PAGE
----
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Hello,
My name is Jaime and i have wood fence gate project and i need some advice! the area that i will be working on is about 9 feet wide. I'm planning to put the gate door in the middle and I believe the average gate door is about 3 feet wide. The fence will be a board on board with a 2x4 cap, 1x4 trim, and 2x6 base. the gate door is where i believe i am having hard time because i would like the board on board with the cap, trim, and base. I fear it would sag. so i need some advice on on how i could build this door with out sagging, I guess what kind of posts I should use 6x6 or steel posts, please i need help, thanks
 

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You could build an internal frame of 1x6's or 1x8's. Half lap the corners, glue and screw it. Add turn buckles, criss crossing the corners.
Concrete the post, the hinges are on, so it doesn't move.
Ron
 

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When building a gate make sure you pick good lumber. If you are using pressure treated, find some nice straight pieces that are light and dry, if need be set them fully supported off the floor in your garage or similar place and let them dry out.

On everyday (budget) production gates I miter the corners, add PL construction adhesive to the joint and screw one screw from the tops/sides, then toe screw two screws on the face of each joint repeating on the opposite side of the gate. Pre-drill for best results.

Add your cross support from the lower corner of the hinge side up to the top corner of the latch side. This puts the weight and stress of the gate to the spot that can handle it the best, right at the lower hinge. Add construction adhesive and toe screw.

Hinges are very important to a sag free gate. Spend the extra money and buy a nice set of strap hinges. I use the 8" (16" overall) sets with four barrels to accept the pin.

Use an anti-sag style latch where it is made to have the gate rest on it when closed keeping most stress on the latch instead of the gate.

The above process will provide a gate that can be used for many years.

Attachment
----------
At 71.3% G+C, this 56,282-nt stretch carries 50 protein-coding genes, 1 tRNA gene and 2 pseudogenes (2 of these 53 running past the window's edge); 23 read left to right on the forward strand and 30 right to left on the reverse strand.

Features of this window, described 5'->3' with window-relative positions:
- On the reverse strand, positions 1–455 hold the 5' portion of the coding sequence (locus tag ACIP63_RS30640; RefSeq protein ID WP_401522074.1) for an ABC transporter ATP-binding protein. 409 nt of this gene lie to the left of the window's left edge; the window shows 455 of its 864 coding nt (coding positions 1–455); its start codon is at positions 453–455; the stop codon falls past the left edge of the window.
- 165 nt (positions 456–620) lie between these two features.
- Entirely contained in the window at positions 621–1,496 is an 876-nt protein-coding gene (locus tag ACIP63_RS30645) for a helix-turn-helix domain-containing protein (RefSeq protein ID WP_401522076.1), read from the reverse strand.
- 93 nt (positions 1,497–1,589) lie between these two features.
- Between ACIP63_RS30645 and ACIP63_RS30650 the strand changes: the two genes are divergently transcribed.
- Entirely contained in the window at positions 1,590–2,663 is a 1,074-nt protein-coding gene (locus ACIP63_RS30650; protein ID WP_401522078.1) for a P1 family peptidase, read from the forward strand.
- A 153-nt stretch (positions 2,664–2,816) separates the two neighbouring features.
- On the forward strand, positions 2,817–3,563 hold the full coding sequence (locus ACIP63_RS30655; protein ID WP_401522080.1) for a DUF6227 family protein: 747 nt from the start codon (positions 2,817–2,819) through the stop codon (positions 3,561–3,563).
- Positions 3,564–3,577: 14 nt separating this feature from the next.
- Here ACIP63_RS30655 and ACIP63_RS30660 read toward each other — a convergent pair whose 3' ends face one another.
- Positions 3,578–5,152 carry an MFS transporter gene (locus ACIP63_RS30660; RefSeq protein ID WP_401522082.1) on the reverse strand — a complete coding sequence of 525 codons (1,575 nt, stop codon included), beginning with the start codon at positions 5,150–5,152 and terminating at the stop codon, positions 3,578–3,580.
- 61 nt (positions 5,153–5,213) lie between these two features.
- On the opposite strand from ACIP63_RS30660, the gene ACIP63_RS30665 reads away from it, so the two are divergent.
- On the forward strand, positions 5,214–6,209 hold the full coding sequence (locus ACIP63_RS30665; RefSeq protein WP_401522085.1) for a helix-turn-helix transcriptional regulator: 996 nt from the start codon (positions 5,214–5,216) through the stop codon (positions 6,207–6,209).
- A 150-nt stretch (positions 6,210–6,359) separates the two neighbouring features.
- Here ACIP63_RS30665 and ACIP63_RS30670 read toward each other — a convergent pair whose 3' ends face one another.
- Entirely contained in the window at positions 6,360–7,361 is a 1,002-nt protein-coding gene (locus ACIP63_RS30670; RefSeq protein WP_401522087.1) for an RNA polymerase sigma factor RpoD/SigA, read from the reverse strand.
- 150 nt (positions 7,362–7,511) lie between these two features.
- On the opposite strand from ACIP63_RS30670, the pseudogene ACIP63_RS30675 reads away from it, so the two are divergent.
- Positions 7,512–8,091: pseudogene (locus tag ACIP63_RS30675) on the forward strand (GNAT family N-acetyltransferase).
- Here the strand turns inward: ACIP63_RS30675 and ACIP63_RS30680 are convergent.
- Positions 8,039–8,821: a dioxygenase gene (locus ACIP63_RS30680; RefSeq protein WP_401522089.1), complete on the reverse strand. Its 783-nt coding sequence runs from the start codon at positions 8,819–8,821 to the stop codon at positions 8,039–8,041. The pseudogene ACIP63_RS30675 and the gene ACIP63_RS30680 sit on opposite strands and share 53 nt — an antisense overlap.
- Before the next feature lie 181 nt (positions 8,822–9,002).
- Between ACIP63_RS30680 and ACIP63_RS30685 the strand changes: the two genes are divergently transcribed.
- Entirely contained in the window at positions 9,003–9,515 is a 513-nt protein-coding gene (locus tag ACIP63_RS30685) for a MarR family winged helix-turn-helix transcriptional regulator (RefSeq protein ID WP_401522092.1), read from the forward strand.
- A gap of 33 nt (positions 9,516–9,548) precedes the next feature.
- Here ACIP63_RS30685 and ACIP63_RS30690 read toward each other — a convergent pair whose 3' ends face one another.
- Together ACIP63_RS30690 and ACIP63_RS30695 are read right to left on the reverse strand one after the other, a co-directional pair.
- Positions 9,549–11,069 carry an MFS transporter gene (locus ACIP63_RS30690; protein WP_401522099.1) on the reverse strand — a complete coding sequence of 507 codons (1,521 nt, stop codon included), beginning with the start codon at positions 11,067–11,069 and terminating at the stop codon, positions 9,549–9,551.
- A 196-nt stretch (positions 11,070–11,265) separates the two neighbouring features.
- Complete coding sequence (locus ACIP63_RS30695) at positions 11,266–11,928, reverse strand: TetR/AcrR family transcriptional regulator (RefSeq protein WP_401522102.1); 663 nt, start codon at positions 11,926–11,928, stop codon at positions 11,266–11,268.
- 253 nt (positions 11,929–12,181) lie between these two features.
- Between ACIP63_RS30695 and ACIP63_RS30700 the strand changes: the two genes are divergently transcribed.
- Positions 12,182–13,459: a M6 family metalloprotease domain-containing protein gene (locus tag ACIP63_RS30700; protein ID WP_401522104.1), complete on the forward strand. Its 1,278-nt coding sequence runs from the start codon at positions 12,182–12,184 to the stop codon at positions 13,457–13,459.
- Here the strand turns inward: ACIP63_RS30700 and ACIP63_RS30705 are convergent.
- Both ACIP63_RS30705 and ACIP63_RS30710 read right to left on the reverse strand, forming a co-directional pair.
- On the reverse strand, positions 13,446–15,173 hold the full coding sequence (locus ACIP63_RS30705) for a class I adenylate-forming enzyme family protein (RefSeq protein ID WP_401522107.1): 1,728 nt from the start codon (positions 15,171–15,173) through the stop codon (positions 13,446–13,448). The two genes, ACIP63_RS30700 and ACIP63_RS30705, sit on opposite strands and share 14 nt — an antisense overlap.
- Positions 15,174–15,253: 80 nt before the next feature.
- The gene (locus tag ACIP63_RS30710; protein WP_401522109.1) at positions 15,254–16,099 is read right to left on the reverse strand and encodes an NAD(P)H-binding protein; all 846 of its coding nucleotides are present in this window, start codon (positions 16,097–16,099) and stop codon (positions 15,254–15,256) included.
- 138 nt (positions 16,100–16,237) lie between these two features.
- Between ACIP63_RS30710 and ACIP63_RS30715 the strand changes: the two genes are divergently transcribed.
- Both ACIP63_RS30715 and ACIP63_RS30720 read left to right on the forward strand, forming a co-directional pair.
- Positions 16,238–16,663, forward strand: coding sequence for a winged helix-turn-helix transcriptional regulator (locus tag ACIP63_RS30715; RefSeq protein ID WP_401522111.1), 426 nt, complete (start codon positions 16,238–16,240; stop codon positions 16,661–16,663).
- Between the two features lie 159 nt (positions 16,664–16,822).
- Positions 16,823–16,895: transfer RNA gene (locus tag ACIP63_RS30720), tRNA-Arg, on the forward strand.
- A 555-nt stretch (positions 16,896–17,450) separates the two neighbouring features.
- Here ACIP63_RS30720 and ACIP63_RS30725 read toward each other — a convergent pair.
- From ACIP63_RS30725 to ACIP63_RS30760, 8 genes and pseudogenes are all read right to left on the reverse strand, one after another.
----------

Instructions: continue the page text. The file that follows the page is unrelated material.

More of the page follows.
On slightly higher end gates I add another cross support mirroring the one already installed forming an X. Notch each support 3/4" to fit into each other at their crossing point. Glue the joint and screw.

Hanging the gate on a 6x6 post doesn't hurt either.
 

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How to keep a gate from sagging

The problem with using wood as your support system is it will expand and contract everytime it gets wet and dries back out. Instead go ahead and build your gate to match the rest of the fence and then use a metal frame. I have an adjustable metal frame that can keep your gate from sagging or twisting. I am telling you that this is an item I sell on my website. This is an item we use on our own fences that we install so I know it works. The name of the product is Gate Sag Eliminator. The link is below along with a link to a good pair of hinges and a latch.

Gate Sag Eliminator

8 inch Strap Hinges

Post Latch
 

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RE: Turnbuckles

We have used turnbuckles before also with mixed results. The problem with a turnbuckle is it actually promotes the twisting of a gate frame because it only pulls from one side of the gate. The frame mentioned above is truly the best solution.
 

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I do not recommend using turnbuckles. They will often cause more warping than usually encountered. It is nearly impossible to keep dual turnbuckles properly adjusted throughout the year.

I have used several different adjustable metal gate frames and none have been worth the cash paid. I have not used the one mentioned above so I cannot give an accurate review.

I do use custom welded gates that are superior to anything out there. If you are willing to pay a local fence company a fee then that would be the best sag free option. There are several metal to wood adapters sold over at http://www.hooverfence.com/ .
 
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